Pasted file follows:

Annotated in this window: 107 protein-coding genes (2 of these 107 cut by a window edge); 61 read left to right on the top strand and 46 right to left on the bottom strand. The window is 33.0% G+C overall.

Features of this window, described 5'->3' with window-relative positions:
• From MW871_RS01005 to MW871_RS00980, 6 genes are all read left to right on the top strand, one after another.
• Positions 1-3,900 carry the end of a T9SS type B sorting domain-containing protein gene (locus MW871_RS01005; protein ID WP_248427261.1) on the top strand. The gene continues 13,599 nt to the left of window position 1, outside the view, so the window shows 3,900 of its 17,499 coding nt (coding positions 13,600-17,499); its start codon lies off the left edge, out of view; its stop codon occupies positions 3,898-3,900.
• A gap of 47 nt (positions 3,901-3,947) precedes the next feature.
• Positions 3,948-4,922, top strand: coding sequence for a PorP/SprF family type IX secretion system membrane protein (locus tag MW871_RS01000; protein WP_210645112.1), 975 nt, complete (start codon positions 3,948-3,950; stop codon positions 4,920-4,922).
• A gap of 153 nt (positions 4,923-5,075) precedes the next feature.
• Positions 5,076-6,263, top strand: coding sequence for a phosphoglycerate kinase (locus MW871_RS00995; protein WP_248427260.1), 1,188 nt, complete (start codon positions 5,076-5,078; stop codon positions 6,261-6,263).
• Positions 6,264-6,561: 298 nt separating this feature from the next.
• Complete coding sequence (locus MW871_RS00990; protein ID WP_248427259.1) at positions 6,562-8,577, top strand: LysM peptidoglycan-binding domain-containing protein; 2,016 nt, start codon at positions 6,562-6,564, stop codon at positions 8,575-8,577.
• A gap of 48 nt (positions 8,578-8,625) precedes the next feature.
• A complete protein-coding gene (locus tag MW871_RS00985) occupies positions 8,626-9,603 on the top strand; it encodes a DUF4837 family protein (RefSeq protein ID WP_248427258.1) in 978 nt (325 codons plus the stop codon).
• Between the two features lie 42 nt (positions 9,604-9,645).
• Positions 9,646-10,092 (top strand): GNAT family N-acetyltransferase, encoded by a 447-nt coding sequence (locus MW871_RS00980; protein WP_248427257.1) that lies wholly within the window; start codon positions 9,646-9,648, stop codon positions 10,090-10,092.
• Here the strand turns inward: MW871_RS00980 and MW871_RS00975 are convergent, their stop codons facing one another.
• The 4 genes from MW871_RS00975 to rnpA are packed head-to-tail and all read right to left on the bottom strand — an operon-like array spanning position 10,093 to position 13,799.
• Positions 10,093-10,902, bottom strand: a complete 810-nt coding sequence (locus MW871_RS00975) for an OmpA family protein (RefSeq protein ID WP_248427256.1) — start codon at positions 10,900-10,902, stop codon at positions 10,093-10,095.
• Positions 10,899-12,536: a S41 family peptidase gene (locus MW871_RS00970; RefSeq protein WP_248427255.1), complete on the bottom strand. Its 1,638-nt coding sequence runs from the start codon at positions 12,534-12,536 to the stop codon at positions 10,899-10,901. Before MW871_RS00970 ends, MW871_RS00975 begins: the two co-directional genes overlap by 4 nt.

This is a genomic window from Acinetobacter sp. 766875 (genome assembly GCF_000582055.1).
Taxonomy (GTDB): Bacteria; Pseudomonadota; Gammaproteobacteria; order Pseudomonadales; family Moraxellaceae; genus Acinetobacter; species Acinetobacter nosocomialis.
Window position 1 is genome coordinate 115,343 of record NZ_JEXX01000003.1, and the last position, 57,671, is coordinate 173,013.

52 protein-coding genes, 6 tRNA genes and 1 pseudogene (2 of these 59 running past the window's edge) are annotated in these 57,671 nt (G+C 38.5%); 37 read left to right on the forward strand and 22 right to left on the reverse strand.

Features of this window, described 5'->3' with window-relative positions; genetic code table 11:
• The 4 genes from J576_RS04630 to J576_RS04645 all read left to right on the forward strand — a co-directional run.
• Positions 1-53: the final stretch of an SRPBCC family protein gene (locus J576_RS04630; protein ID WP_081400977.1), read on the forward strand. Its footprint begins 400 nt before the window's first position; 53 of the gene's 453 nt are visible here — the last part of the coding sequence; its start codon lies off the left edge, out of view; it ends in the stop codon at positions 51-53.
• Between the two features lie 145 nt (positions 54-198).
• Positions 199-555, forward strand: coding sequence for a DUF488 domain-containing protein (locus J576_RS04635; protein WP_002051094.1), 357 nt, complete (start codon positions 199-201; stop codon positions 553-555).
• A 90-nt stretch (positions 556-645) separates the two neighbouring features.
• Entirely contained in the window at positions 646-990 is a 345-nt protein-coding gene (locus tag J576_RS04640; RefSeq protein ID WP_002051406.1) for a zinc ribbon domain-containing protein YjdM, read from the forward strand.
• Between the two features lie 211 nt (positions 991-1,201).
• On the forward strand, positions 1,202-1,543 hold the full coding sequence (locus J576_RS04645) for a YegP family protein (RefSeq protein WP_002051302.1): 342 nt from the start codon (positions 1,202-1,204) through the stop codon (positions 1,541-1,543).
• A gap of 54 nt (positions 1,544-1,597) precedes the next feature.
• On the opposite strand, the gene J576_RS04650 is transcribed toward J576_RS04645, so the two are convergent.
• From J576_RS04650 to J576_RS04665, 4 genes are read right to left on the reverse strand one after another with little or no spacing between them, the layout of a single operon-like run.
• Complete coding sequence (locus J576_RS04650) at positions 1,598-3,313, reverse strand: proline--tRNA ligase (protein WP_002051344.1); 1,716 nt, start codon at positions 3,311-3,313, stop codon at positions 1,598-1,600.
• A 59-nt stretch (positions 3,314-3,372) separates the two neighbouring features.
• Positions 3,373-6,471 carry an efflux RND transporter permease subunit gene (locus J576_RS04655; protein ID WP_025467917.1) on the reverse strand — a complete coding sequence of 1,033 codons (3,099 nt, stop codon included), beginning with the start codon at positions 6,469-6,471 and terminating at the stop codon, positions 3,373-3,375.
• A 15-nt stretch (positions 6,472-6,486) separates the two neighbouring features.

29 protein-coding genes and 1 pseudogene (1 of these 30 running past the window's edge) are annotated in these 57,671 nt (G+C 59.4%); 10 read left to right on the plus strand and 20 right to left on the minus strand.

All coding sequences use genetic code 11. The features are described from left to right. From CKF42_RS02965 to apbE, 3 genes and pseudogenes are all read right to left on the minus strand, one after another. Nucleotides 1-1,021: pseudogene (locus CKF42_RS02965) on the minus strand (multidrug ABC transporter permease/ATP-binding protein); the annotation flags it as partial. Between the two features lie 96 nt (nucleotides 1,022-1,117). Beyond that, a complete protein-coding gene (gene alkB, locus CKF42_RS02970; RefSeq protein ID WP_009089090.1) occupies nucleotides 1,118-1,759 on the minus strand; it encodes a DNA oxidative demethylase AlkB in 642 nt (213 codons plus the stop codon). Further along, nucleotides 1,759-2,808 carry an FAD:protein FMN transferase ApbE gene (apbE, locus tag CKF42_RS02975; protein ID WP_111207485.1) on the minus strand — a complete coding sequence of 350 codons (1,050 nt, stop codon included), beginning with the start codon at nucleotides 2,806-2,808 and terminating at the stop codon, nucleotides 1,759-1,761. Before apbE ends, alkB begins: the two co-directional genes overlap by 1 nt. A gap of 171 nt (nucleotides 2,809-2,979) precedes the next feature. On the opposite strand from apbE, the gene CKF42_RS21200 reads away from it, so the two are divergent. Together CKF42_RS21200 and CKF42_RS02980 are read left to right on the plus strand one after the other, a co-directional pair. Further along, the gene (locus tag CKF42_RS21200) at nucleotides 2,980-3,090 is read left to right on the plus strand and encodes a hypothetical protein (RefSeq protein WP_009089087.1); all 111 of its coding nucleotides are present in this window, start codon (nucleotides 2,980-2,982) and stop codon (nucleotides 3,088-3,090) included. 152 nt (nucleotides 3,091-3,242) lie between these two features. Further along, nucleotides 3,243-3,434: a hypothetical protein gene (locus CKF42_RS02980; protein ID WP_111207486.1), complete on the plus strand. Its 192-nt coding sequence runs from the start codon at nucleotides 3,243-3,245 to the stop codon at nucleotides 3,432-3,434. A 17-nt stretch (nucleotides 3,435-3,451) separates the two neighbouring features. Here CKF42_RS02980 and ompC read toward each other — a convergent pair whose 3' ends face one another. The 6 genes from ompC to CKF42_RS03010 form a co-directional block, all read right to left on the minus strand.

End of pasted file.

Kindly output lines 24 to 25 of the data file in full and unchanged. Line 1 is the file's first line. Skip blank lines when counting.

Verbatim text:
• The 4 genes from J576_RS04630 to J576_RS04645 all read left to right on the forward strand — a co-directional run.
• Positions 1-53: the final stretch of an SRPBCC family protein gene (locus J576_RS04630; protein ID WP_081400977.1), read on the forward strand. Its footprint begins 400 nt before the window's first position; 53 of the gene's 453 nt are visible here — the last part of the coding sequence; its start codon lies off the left edge, out of view; it ends in the stop codon at positions 51-53.